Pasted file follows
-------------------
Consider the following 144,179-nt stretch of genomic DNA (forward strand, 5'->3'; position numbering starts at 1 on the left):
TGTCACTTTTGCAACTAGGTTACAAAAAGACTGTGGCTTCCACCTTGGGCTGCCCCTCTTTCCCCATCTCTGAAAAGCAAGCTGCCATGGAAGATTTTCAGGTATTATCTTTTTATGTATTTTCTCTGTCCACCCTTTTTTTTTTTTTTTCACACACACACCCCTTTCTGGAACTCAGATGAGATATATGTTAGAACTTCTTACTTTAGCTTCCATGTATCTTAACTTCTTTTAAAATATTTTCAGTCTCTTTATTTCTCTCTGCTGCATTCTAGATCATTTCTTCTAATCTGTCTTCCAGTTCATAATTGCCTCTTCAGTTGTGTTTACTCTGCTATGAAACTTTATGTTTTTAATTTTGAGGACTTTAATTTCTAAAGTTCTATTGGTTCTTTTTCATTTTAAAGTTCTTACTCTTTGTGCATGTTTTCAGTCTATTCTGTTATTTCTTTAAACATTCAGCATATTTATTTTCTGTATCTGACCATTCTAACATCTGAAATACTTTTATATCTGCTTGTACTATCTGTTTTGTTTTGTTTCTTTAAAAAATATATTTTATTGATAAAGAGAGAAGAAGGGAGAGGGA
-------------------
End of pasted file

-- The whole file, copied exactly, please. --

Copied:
Consider the following 144,179-nt stretch of genomic DNA (forward strand, 5'->3'; position numbering starts at 1 on the left):
TGTCACTTTTGCAACTAGGTTACAAAAAGACTGTGGCTTCCACCTTGGGCTGCCCCTCTTTCCCCATCTCTGAAAAGCAAGCTGCCATGGAAGATTTTCAGGTATTATCTTTTTATGTATTTTCTCTGTCCACCCTTTTTTTTTTTTTTTCACACACACACCCCTTTCTGGAACTCAGATGAGATATATGTTAGAACTTCTTACTTTAGCTTCCATGTATCTTAACTTCTTTTAAAATATTTTCAGTCTCTTTATTTCTCTCTGCTGCATTCTAGATCATTTCTTCTAATCTGTCTTCCAGTTCATAATTGCCTCTTCAGTTGTGTTTACTCTGCTATGAAACTTTATGTTTTTAATTTTGAGGACTTTAATTTCTAAAGTTCTATTGGTTCTTTTTCATTTTAAAGTTCTTACTCTTTGTGCATGTTTTCAGTCTATTCTGTTATTTCTTTAAACATTCAGCATATTTATTTTCTGTATCTGACCATTCTAACATCTGAAATACTTTTATATCTGCTTGTACTATCTGTTTTGTTTTGTTTCTTTAAAAAATATATTTTATTGATAAAGAGAGAAGAAGGGAGAGGGA